Even though it is plagued with a rare threat that comes once in a hundred years, it is not the end of globalisation yet, as we know it. But, we are definitely seeing the emergence of an alternate narrative that is pushing the world into a more inward looking, restrictive and perhaps protectionist zone.
A feeling of mistrust is palpable and economies across geographies want to tighten borders, not just to protect the health of their citizens, but also to keep their economies intact.
So much so that it should not come as a surprise if nations start looking closer home for growth and sustenance by striking new alliances within regional blocs to increase intraregional ties and trade. The atmosphere in the Indian sub-continent and South East Asia seems ripe for such a scenario with groupings like ASEAN (Association of Southeast Asian Nations), BIMSTEC (Bay of Bengal Initiative for Multi-Sectoral Technical and Economic Cooperation) and in a remote way even the SAARC (South Asian Association for Regional Cooperation) being prime candidates for it.
In a way the move by Prime Minister Narendra Modi who took the initiative of rallying together the SAARC leaders on April 15 to discuss the situation arising from the coronavirus and a joint response to it, is a positive. However, going by past experience it may be premature to conclude this is the beginning of a revival of the eight-nation group for long term success.
South Asian conundrum
The absence of a working relationship between India and Pakistan has ensured that SAARC is a non-starter despite being around since 1985. It is a telling statement that SAARC has not had a leadership summit since 2016 when Pakistan was to host SAARC leaders but India, Afghanistan, Bhutan and Bangladesh pulled out citing Islamabad’s support to terrorism.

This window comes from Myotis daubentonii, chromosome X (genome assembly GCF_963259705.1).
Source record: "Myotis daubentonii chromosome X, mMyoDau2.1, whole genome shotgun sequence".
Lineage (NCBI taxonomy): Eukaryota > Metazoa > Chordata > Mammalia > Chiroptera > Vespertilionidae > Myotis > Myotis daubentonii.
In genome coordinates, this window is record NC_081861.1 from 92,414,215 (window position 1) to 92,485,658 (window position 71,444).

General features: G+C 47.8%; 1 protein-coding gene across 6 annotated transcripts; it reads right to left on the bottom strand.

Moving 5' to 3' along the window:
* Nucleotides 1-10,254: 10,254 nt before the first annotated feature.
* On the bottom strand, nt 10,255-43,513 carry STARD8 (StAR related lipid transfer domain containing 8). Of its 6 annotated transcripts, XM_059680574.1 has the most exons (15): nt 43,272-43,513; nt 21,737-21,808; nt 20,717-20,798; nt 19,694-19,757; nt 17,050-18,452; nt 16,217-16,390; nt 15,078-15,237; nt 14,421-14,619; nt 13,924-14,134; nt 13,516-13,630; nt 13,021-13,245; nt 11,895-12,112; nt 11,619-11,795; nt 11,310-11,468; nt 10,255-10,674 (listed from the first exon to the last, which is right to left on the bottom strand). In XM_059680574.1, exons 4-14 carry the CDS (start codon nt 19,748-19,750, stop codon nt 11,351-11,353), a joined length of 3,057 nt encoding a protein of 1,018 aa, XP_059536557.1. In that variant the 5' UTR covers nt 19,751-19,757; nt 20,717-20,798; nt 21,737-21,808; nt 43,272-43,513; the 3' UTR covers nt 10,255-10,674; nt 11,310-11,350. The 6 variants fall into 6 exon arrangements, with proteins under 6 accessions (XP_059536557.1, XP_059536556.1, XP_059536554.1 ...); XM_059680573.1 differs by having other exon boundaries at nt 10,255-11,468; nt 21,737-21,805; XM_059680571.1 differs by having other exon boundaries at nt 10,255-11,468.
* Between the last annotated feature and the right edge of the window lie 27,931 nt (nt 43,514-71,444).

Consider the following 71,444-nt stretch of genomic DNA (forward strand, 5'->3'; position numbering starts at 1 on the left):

The lack of interest goes beyond just differences over terrorism. India’s trade with SAARC accounts for less than 5 per cent while the overall trade among SAARC nations is yet to reach 5 per cent. It is a fact that most South Asian nations have looked to the West for their business and focused more on trading with the US and European Union, while depending on China for the supply of cheaper intermediate inputs. This fits in with a historical trend, a legacy of the colonial era.
As a McKinsey discussion paper notes, the intraregional integration of these countries has been low notwithstanding their historical trade ties with the rest of the world. At just 31 per cent intraregional share of goods, capital, and people of the 12 nations of what it calls Frontier Asia and India, that also includes the seven other SAARC members, is the lowest in Asia. Europe, Middle East, Africa and the US accounted for 45 per cent of their imports and 66 per cent of their exports apart from 66 per cent of FDI inflows.
McKinsey identifies four distinct groups of economies in Asia based on scale, development, interactions with one another and connectedness with the world. The other three categories are, Advanced Asia, China, and Emerging Asia and Frontier Asia and India. These 12 nations are major producers of services, but are also quickly moving into manufacturing, thanks to their young labour force and markets which are ideal for integration with rest of Asia.